Wed 03 Nov. 2010, 04:00 CAT

    Gono threatens action over interest rates
    by Cris Chinaka
    31/07/2010 00:00:00


    Chilipamushi accuses banks of running cartel

    By Kabanda Chulu in Kitwe
    Tue 27 July 2010, 04:02 CAT

    Banks’ high interest rates have stifled business growth - ZFE
    By Namatama Mundia
    Sun 04 July 2010, 04:00 CAT

    ReplyDelete
  6. According to the Farmers Gazette the Profit of all banks in Zambia exceeds the turnover of all agriculture. One would say there is something drastically wrong with the economic environment. What is wrong and how to fix it is something I would like to see discussed by Political Parties seeking my vote. So far I am disappointed by the almost total lack of issue discussion in politics.

    ReplyDelete
  7. R. Henson,

    According to the Farmers Gazette the Profit of all banks in Zambia exceeds the turnover of all agriculture.

    StanChart on track for record profit growth
    By LusakaTimes
    Wednesday, November 17, 2010, 16:10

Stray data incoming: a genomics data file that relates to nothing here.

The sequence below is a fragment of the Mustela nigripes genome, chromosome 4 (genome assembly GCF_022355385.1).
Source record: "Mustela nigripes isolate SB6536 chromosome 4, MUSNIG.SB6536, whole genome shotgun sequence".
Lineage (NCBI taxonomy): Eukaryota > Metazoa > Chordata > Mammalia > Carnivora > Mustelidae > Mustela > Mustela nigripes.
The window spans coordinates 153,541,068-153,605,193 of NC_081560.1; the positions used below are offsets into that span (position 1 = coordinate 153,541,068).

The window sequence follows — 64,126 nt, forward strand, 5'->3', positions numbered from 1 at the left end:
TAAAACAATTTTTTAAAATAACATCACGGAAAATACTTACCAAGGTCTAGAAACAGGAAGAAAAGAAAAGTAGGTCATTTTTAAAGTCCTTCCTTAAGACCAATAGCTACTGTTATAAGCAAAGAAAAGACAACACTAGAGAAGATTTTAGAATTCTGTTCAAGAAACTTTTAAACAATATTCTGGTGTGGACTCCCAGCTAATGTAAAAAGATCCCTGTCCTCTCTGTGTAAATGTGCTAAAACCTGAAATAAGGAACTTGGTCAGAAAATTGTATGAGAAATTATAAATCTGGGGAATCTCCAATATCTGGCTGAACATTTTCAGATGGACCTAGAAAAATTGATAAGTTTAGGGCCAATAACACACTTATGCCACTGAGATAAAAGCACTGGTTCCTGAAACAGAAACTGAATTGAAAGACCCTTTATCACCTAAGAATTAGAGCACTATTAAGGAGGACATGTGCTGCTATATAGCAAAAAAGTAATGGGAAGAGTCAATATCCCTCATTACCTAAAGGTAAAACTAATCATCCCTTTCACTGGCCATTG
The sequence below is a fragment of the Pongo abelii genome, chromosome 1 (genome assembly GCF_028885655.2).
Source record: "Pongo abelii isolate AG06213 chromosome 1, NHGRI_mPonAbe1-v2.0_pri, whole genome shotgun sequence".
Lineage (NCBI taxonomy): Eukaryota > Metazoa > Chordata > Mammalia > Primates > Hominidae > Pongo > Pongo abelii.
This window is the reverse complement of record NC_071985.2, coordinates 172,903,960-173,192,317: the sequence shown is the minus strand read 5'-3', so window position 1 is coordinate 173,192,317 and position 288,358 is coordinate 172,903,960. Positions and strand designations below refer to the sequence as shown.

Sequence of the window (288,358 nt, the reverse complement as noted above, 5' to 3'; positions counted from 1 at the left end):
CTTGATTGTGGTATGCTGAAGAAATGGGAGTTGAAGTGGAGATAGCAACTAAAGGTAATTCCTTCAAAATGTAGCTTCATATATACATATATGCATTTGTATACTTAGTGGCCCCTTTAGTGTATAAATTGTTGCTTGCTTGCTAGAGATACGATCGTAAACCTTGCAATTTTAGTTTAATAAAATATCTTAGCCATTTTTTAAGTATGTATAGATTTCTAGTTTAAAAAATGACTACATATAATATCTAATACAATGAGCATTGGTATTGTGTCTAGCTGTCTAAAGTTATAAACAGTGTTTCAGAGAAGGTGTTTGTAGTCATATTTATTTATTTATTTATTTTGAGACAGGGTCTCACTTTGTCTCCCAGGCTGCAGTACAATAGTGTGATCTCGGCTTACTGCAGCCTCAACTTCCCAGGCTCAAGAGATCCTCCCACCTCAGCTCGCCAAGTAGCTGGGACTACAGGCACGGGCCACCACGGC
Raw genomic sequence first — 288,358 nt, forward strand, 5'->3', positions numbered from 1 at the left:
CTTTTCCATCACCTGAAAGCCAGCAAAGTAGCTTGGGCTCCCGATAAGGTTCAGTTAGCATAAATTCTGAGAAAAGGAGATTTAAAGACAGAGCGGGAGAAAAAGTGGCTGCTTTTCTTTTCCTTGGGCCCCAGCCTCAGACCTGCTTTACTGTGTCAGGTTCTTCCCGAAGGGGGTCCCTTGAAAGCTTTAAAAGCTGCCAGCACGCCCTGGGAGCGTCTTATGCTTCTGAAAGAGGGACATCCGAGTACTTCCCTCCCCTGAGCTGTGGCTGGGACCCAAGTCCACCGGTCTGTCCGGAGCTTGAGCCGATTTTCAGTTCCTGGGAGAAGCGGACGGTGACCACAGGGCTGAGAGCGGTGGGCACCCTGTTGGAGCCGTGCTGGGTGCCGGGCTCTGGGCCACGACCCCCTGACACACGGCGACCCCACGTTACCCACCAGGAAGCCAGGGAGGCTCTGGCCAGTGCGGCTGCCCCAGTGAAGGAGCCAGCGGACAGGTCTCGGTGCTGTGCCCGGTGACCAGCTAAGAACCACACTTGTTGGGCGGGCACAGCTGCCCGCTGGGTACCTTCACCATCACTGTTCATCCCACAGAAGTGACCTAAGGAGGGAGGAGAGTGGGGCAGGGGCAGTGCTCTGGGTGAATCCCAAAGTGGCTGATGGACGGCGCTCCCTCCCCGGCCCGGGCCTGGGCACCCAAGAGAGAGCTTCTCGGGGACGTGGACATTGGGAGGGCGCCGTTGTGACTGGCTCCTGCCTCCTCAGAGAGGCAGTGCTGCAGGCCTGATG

Standard Chartered bank managing director Mizinga Melu at State House with First Lady Thandiwe Banda

    Standard Chartered Bank Zambia has said its on course to record its highest net profit growth in the 104 years of its existence in Zambia before the end of the year.

    ReplyDelete
  8. The fact that the banking system in Zambia is fundamentally flawed causes a big mix of issues that may go unresolved if the financial system does not undergo drastic restructuring.

    The banking system needs to facilitate the movement of money from the agricultural sector and mining sector to small business owners and zambian owned industries in the form of well portioned loans with affordable interest rates. This obviously doesn't happen and coupled with the numerous hurdles that one must undergo to start (Legally) a business, it completely removes all incentives for innovation.

    We need a well structured constitution that does not put all the power on a few positions and that demands accountability for all motions passed into law.

    When will the government begin to support zambian businesses and not south african and western interests?

    ReplyDelete